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LESSONS FROM AL-KINDI’S APPROACH TO SORROW Soundous Louardiane
orrow. It rolls in like a dark cloud, encompassing everything in its path, and leaving every soul that it touches with paralyzing feelings of helplessness and misery. Sorrow does not discriminate; everyone has been or will be, afflicted by it to some degree. It has been particularly ubiquitous in the past year, with all the isolation, anxiety, and uncertainty that Covid-19 has brought upon the world. People are always trying to find ways to cope with this incredibly unpleasant, yet inevitable feeling. al-Kindi (801–873 AD), one of the most renowned Muslim philosophers of the Islamic Golden Age, tackled this matter in his treatise “On the Means of Dispelling Sorrow.” He offered his perspective on the source of sorrow and presented philosophical arguments on how its negative effects could be diminished, or even avoided.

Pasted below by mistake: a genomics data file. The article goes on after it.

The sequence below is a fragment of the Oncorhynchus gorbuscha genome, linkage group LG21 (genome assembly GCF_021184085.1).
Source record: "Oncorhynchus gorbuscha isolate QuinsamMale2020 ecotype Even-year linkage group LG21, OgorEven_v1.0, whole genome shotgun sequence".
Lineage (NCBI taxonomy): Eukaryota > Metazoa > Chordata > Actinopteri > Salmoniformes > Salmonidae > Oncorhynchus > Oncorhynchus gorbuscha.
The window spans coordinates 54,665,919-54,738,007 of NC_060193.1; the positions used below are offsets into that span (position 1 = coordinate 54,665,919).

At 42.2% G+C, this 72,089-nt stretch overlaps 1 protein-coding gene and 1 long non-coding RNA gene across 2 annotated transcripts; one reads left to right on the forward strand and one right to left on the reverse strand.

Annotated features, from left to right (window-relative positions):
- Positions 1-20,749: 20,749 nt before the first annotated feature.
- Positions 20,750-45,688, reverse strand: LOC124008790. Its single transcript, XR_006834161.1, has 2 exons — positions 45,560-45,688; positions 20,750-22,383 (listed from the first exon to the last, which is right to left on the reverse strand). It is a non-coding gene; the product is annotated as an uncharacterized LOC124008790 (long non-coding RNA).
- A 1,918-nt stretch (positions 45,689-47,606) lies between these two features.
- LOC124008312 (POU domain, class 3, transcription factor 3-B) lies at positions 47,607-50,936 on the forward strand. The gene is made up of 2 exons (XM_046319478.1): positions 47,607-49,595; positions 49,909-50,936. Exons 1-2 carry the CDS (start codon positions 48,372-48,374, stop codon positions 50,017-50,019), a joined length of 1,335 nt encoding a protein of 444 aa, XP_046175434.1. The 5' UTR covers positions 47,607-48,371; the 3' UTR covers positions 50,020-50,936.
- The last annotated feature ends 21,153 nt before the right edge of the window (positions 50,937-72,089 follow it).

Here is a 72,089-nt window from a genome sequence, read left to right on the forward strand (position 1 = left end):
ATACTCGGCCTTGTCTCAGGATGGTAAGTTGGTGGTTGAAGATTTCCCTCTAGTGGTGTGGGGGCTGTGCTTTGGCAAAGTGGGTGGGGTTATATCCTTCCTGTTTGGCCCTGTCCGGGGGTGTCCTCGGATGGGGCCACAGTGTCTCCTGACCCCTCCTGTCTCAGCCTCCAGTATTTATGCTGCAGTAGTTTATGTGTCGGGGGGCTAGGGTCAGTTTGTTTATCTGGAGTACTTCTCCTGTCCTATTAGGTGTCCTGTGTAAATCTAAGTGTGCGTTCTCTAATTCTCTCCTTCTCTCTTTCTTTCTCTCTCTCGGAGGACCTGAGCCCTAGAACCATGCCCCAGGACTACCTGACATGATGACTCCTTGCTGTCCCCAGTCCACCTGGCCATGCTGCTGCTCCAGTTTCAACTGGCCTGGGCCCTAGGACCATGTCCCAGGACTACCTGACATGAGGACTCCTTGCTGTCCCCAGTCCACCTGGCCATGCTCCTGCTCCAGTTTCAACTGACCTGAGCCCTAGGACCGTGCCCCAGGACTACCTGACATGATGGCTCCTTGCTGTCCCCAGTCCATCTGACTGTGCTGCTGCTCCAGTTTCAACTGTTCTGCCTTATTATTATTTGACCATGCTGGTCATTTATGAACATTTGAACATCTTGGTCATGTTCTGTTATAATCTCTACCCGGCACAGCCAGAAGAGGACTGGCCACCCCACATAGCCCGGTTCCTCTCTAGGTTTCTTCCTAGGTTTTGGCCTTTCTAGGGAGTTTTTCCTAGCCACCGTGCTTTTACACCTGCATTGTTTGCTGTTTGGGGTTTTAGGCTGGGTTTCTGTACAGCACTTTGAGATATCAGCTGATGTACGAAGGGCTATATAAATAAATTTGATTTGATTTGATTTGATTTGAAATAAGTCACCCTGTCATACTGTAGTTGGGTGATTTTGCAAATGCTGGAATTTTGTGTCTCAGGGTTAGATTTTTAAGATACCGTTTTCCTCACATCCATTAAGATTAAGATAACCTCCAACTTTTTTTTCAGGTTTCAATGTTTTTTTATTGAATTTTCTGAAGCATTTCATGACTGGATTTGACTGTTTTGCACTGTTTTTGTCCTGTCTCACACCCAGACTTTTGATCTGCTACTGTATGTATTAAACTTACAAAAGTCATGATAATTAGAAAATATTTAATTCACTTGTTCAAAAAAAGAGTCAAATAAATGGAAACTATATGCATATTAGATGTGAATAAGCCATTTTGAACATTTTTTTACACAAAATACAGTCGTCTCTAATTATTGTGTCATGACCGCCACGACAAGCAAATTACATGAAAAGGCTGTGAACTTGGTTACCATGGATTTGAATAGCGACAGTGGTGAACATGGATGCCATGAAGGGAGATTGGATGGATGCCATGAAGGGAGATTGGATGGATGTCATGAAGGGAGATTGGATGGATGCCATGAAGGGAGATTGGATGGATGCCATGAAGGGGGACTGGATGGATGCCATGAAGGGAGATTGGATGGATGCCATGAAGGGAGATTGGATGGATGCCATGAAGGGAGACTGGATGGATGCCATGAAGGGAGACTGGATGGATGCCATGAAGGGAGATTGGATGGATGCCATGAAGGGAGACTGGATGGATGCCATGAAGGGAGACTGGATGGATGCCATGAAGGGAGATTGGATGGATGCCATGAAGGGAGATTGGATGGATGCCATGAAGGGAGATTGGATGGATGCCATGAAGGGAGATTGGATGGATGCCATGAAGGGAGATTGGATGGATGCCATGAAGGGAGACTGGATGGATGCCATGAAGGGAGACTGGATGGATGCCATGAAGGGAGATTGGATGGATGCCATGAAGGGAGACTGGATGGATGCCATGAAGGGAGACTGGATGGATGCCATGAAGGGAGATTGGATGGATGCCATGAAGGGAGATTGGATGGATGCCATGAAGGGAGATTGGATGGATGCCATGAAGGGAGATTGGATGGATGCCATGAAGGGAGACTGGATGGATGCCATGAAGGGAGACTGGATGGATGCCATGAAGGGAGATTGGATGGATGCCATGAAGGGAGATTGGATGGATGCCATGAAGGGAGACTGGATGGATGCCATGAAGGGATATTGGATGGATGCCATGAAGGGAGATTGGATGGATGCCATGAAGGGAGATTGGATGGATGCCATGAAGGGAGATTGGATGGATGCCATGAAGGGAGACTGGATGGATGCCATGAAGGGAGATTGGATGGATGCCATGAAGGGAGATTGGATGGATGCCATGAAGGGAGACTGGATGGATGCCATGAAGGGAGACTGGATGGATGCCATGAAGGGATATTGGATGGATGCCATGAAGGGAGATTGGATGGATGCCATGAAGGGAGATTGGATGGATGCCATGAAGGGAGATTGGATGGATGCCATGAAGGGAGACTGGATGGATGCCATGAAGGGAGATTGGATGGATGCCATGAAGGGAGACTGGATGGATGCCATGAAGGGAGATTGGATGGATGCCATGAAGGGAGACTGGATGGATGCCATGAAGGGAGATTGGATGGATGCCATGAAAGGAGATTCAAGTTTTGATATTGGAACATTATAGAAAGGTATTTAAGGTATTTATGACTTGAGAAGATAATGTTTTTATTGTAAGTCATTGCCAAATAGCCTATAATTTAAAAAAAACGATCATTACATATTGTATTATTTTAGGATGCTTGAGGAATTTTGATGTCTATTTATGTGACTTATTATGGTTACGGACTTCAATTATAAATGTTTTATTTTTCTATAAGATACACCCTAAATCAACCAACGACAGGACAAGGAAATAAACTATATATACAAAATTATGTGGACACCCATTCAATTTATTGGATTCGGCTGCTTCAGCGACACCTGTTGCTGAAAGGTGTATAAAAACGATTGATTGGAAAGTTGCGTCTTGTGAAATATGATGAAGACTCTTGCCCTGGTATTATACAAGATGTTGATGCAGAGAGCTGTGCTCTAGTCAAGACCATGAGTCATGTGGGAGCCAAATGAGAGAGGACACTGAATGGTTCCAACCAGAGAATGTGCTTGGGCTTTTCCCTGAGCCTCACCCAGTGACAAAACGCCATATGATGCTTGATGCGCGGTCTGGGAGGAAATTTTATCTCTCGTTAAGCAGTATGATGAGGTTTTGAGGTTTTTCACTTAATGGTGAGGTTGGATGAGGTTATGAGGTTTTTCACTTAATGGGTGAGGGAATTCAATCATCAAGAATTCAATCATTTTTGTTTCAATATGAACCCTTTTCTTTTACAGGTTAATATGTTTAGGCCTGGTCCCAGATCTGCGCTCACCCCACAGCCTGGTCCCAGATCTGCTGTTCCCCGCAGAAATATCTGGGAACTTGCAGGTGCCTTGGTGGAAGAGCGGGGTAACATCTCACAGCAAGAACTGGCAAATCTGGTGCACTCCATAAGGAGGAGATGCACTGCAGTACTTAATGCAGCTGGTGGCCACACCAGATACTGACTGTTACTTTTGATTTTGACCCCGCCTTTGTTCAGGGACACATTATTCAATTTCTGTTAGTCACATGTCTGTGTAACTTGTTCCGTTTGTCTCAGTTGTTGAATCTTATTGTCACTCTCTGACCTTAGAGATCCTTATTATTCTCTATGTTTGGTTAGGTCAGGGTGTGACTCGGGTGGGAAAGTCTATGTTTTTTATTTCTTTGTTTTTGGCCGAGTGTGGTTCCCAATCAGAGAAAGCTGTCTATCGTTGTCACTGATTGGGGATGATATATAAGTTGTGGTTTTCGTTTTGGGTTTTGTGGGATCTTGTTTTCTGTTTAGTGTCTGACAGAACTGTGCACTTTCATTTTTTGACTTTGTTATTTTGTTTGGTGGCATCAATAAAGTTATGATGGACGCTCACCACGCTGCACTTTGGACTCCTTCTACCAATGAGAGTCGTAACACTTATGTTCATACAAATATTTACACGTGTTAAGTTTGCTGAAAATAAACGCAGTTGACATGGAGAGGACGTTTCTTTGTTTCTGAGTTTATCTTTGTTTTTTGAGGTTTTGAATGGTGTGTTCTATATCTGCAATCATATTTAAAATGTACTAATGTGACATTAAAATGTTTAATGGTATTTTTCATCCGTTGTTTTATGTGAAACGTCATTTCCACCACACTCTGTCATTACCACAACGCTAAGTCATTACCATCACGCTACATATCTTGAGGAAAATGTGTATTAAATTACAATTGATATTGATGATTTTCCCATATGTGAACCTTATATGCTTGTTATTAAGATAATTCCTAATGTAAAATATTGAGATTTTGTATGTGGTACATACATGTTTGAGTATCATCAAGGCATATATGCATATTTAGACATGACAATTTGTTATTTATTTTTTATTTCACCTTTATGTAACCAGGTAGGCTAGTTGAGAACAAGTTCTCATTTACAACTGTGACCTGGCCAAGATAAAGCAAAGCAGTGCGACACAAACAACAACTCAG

Al-Kindi defines sorrow as being a psychological pain that arises from the loss of loved things or from the failure to obtain desired things. According to him, this pain of the soul needs to be cured because it can be emotionally, and even physically, detrimental to dwell in sorrow. al-Kindi’s solution is to change the focus of what we love and desire. This involves redirecting the value given to ephemeral things, such as physical possessions, towards eternal things which lie in the realm of the intellect. This realm includes elements such as knowledge, faith, and most importantly, the connection to Allah (SWT), who is the most Everlasting. If minimal importance is given to transient things, little anguish will be felt when they are taken away. Furthermore, there is no chance for sorrow if great importance is placed in everlasting things, because, by definition, they can never be taken